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2. Suh, Daniel. "Religion and Happiness: Support for a Durkheimian Theory of Religion" Paper presented at the annual meeting of the Pacific Sociological Association Annual Meeting, Marriott Downtown Waterfront, Portland, Oregon, <Not Available>. 2019-09-23 <http://citation.allacademic.com/meta/p716917_index.html>
Publication Type: Formal research paper presentation
Abstract: Using panel data taken from the General Social Survey for 2006 to 2010, this paper examines non-affiliation with religion and its association with happiness. Previous studies document the increase of religious non-affiliates in the contemporary United States. However, a Durkheimian approach to religion contends that religion is a social phenomenon grounded in sociality and collective consciousness. Examining religious non-affiliates provides an ideal test of the general theory. The data shows that respondents with no religious affiliation score lower than other respondents in their reported levels of happiness. In addition, consistent with extant research, attendance has a significant positive association with happiness. Both affiliation and religious participation, in the form of attendance of religious services, indicate the inherent social nature of both religion and happiness.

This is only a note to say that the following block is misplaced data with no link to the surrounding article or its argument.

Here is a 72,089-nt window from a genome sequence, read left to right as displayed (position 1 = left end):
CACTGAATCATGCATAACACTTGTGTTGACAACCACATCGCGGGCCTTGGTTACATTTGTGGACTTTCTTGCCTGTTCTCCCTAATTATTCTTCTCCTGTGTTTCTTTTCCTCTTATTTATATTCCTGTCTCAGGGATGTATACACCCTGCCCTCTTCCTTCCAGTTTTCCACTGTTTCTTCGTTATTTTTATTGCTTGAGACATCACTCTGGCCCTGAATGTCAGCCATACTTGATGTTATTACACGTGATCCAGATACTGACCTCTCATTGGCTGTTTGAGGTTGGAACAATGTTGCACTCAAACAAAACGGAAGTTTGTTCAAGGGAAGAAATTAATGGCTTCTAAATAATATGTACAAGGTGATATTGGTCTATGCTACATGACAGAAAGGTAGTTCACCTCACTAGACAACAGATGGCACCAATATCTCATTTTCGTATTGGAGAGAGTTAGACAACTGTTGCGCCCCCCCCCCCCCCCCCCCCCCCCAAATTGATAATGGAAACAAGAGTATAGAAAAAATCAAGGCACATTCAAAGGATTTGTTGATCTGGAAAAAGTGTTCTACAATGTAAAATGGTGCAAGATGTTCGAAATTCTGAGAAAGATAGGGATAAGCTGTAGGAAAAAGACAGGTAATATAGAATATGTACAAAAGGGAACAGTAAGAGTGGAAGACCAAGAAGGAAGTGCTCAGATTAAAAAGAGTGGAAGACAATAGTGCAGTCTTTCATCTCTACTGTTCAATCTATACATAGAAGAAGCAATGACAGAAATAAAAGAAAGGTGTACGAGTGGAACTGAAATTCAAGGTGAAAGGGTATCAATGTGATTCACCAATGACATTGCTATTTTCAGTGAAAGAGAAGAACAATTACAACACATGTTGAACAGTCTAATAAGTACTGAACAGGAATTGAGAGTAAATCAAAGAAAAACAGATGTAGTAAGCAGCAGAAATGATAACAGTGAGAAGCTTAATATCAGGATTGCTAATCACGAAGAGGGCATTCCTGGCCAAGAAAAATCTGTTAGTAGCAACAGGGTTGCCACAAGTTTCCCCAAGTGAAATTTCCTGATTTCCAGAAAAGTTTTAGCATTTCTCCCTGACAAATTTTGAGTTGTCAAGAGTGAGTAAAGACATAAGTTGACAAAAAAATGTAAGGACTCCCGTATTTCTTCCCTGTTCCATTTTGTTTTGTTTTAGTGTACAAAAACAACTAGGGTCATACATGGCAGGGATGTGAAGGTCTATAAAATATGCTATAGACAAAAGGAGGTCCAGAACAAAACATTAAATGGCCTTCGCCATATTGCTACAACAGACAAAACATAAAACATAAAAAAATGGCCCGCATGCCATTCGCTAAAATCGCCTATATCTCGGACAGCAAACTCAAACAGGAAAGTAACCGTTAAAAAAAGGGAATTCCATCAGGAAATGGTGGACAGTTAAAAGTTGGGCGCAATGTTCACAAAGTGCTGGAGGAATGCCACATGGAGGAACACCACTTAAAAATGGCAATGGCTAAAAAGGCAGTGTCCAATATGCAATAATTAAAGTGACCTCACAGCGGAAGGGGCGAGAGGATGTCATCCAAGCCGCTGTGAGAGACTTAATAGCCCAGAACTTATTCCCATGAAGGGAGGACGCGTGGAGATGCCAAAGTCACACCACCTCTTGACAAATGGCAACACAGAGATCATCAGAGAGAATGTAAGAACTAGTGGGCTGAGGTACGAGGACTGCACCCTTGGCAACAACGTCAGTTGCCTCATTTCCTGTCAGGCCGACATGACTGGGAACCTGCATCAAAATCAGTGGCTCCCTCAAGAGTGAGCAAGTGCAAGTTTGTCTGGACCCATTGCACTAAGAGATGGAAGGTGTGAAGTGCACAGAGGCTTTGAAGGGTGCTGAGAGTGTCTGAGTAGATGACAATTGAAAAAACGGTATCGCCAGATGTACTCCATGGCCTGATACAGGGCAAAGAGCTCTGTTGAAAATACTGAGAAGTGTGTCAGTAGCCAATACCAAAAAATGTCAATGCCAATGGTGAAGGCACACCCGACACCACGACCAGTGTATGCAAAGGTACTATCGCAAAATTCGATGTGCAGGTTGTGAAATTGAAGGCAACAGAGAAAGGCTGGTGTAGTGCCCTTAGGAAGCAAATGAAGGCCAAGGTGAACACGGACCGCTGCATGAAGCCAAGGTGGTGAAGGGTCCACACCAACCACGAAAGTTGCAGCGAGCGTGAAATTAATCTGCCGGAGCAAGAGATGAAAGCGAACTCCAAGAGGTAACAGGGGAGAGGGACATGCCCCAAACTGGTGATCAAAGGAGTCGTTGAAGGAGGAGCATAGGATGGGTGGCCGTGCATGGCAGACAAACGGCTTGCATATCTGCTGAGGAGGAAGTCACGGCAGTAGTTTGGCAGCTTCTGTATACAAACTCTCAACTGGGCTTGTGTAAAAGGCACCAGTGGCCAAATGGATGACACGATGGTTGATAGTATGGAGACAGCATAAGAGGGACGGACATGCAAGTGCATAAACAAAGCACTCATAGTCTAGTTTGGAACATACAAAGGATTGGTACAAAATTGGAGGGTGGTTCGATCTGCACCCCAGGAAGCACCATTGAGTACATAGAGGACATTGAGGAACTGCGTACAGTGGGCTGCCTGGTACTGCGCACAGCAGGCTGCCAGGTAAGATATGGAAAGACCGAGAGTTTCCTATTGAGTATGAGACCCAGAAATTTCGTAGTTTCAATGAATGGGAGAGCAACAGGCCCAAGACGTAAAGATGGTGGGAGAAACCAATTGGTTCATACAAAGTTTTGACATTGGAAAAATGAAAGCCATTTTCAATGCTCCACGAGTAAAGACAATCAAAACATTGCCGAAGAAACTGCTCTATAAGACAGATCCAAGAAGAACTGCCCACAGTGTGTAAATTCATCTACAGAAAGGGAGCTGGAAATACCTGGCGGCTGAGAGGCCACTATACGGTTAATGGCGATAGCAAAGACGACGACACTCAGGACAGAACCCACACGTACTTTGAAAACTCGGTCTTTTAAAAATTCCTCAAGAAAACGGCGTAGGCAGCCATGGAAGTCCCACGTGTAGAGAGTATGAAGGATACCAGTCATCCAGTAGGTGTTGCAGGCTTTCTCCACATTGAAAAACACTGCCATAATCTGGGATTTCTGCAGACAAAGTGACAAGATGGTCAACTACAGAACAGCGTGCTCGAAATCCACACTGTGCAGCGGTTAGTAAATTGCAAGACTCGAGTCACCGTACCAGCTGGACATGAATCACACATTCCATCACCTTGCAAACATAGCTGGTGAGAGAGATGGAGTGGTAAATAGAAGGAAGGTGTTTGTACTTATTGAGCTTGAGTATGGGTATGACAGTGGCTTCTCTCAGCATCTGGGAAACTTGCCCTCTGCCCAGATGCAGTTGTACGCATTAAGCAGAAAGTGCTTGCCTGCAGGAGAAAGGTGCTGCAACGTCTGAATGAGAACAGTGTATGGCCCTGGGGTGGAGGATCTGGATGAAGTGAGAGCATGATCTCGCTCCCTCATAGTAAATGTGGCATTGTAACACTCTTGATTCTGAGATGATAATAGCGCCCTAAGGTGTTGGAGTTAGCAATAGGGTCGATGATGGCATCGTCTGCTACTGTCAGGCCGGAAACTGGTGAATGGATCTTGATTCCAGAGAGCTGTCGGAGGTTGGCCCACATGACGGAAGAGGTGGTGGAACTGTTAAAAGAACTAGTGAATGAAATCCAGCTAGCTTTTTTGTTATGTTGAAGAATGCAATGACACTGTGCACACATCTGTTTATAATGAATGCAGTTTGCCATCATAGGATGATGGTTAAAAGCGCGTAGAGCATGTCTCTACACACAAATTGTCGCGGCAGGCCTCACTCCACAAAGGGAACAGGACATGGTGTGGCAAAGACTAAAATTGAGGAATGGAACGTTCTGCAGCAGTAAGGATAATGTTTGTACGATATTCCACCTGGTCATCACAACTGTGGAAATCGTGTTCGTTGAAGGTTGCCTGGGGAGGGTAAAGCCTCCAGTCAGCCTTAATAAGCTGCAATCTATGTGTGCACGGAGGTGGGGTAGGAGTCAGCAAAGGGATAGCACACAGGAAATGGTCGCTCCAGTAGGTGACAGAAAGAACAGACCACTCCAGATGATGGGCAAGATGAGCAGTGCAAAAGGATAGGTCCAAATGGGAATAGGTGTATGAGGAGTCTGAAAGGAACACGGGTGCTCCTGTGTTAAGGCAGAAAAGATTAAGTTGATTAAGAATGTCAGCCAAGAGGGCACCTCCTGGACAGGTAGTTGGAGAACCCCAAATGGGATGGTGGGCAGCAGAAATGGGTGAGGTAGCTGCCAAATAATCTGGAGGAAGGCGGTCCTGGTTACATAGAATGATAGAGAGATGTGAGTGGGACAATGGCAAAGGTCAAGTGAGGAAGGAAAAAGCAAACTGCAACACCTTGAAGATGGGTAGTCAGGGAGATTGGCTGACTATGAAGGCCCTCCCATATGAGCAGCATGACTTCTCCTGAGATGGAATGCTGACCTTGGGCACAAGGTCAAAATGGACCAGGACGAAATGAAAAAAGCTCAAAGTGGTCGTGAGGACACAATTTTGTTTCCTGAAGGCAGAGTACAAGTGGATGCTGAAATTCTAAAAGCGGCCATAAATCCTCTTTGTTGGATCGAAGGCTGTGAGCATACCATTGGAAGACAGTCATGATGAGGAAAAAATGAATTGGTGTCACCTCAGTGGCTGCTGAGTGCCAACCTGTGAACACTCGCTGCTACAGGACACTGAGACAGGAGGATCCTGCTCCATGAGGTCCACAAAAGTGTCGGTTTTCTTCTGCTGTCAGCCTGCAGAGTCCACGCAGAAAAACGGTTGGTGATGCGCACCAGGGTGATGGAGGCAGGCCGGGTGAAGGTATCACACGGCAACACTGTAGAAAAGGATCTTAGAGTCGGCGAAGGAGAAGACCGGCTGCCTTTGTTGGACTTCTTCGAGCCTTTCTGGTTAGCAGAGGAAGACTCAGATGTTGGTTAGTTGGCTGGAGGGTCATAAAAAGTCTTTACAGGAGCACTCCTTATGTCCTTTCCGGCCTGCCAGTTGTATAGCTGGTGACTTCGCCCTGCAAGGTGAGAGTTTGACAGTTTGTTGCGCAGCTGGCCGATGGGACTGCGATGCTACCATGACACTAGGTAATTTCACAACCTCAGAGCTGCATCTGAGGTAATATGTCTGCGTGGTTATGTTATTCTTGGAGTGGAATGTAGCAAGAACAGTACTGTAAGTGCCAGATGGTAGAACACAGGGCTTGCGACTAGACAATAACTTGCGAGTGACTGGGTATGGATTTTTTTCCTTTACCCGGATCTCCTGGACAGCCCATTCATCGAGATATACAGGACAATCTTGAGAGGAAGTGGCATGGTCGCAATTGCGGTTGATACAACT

2004 - International Studies Association Pages: 21 pages || Words: 9443 words || 
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3. Thomas, Scott. "Was September 11 About Religion or was it About Something Else: explaining and understanding culture and religion in international relations" Paper presented at the annual meeting of the International Studies Association, Le Centre Sheraton Hotel, Montreal, Quebec, Canada, Mar 17, 2004 <Not Available>. 2019-09-23 <http://citation.allacademic.com/meta/p72477_index.html>
Publication Type: Conference Paper/Unpublished Manuscript
Review Method: Peer Reviewed